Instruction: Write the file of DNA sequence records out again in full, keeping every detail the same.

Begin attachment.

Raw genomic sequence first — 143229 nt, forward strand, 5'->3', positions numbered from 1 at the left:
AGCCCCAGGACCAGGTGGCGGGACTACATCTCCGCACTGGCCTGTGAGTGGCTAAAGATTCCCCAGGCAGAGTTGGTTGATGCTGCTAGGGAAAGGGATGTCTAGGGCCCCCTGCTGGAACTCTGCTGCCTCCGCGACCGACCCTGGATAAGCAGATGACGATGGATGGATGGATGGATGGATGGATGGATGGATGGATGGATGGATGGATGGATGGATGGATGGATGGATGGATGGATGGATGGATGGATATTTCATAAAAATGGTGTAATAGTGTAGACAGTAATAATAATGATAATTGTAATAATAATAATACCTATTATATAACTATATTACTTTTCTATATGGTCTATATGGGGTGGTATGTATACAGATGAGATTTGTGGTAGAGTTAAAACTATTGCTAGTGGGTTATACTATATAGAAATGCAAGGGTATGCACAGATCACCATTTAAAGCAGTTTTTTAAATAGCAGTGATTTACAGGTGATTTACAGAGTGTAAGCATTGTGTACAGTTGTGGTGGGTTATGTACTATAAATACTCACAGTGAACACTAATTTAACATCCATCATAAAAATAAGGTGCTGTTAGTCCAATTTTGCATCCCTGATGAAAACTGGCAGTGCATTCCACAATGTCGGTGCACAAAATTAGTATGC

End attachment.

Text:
Raw genomic sequence first — 143229 nt, forward strand, 5'->3', positions numbered from 1 at the left:
AGCCCCAGGACCAGGTGGCGGGACTACATCTCCGCACTGGCCTGTGAGTGGCTAAAGATTCCCCAGGCAGAGTTGGTTGATGCTGCTAGGGAAAGGGATGTCTAGGGCCCCCTGCTGGAACTCTGCTGCCTCCGCGACCGACCCTGGATAAGCAGATGACGATGGATGGATGGATGGATGGATGGATGGATGGATGGATGGATGGATGGATGGATGGATGGATGGATGGATGGATGGATGGATGGATGGATATTTCATAAAAATGGTGTAATAGTGTAGACAGTAATAATAATGATAATTGTAATAATAATAATACCTATTATATAACTATATTACTTTTCTATATGGTCTATATGGGGTGGTATGTATACAGATGAGATTTGTGGTAGAGTTAAAACTATTGCTAGTGGGTTATACTATATAGAAATGCAAGGGTATGCACAGATCACCATTTAAAGCAGTTTTTTAAATAGCAGTGATTTACAGGTGATTTACAGAGTGTAAGCATTGTGTACAGTTGTGGTGGGTTATGTACTATAAATACTCACAGTGAACACTAATTTAACATCCATCATAAAAATAAGGTGCTGTTAGTCCAATTTTGCATCCCTGATGAAAACTGGCAGTGCATTCCACAATGTCGGTGCACAAAATTAGTATGC